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John O | September 2017

Companies using oceans to cool massive data centers around the world

a recent article on motherboard highlights the efforts that major corporations, including microsoft, facebook, amazon, and others, are initiating to provide sustainable cooling for the massive data centers that dot the globe.


google's finnish data center uses seawater for cooling. (google/youtube)


as the article noted, a company such as google processes an estimated 40,000 search queries per second, which requires immense processing power and data capabilities. the article added, “as the demand for these centres grows, the innovation that goes into building them gets increasingly more sophisticated.


it is not only the amount of data that has grown through the years, but also the amount of power required to keep these data centers running. energy concerns have led the companies to seek alternative, more environmentally-friendly options for providing power, including taking advantage of natural resources like the ocean.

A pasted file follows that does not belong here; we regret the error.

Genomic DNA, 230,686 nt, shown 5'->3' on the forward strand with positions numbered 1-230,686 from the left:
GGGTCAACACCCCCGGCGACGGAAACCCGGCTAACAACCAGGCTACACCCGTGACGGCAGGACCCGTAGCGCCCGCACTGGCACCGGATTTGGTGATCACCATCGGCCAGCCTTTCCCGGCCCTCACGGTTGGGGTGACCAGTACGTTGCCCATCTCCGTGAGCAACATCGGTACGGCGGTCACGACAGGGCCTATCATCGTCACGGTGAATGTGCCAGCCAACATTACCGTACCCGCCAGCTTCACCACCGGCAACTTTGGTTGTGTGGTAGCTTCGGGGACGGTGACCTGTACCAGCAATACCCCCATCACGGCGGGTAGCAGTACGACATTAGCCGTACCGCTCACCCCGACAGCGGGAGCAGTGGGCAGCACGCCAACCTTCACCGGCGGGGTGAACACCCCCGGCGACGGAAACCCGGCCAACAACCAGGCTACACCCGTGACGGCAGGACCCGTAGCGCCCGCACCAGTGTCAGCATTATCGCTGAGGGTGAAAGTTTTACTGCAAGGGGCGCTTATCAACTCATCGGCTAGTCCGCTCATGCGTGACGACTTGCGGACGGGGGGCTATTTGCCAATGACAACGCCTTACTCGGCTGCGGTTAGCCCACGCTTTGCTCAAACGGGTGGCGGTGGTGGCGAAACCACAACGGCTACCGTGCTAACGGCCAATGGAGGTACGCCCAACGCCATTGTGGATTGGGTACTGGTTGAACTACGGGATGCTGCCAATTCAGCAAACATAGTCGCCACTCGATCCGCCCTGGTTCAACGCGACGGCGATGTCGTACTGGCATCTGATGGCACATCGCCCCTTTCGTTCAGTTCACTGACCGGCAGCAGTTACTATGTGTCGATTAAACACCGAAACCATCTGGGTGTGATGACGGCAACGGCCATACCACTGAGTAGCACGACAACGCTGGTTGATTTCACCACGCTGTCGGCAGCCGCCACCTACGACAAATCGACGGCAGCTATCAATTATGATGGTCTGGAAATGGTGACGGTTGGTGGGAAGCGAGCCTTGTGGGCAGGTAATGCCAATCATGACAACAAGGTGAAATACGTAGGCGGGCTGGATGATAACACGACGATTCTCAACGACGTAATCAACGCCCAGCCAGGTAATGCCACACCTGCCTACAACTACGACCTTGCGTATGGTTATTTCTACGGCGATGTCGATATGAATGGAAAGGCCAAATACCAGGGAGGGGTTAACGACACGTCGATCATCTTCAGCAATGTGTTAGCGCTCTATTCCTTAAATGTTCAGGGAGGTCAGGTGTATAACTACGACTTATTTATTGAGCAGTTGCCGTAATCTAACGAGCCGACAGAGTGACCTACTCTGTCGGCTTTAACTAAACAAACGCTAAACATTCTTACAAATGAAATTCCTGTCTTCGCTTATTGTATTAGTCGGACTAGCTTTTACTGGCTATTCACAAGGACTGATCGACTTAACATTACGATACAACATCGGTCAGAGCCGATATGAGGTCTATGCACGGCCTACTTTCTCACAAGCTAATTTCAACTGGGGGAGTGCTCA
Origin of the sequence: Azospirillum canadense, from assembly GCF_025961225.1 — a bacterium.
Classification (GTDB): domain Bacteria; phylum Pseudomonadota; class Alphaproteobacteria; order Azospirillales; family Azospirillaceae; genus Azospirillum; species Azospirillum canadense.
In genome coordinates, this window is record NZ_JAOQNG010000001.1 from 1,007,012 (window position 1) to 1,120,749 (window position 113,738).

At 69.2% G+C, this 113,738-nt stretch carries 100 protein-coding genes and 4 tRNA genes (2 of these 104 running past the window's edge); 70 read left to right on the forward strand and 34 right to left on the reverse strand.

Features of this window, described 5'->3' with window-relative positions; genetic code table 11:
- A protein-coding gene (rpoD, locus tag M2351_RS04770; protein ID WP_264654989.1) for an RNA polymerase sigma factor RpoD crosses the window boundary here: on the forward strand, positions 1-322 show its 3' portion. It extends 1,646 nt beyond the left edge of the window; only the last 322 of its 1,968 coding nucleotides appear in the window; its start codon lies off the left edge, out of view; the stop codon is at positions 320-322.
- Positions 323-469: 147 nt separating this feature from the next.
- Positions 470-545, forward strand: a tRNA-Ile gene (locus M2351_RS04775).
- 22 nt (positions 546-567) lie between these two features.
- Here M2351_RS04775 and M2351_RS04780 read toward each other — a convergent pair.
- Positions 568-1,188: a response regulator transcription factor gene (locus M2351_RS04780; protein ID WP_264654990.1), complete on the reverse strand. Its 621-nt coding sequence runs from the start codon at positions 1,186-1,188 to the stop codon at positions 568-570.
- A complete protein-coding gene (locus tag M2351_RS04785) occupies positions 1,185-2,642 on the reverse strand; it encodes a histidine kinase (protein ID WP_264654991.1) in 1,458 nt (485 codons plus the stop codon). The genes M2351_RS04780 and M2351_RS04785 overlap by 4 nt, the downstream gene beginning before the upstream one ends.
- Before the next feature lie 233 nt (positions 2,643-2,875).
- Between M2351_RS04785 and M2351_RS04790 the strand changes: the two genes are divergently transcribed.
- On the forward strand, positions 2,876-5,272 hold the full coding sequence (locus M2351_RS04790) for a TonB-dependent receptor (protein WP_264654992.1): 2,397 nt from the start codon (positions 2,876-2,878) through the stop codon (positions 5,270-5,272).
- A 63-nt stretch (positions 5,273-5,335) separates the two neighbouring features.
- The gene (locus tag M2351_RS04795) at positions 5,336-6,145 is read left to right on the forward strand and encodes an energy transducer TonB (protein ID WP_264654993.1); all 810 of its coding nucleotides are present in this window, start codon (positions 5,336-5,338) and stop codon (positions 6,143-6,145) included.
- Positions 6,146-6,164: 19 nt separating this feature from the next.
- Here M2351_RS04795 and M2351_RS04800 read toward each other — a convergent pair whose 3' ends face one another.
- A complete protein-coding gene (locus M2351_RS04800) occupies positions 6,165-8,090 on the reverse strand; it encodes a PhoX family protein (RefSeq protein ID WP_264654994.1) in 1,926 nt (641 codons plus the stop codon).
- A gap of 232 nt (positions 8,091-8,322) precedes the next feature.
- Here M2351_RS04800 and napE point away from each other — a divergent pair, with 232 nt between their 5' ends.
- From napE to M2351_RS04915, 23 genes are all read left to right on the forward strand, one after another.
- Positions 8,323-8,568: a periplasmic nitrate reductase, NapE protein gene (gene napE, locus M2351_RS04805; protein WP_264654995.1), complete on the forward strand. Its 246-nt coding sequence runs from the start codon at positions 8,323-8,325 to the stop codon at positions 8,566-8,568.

one attempt at using the cooling power of the ocean is taking place in the finnish city of hamina, where google has been running a data center since 2011.


“google's hamina centre started life originally as the summa paper mill, an industrial facility built in the 1950s,” the article explained. “nestled on a quiet bay in the gulf of finland, about 130 kilometres northwest of helsinki, the former mill features a huge seven-by-four-metre tunnel that runs under one of the buildings and directly into the gulf. google opened the data centre after a €200 million investment ($240 million usd) that took advantage of the mill's unique architectural feature.”


the underground tunnel connects to an intake chamber that feeds the center’s cooling system. pumps draw the water into heat exchangers, where it pulls heat from the racks of servers before heading back to the sea. the article noted, “when the water returns, it's a few degrees warmer, and actually cleaner, than it was when it went in.”


to avoid issues with warm water being pushed into the gulf’s ecosystem, the hamina system mixes the outgoing water with seawater at the original temperature to minimize its effect.

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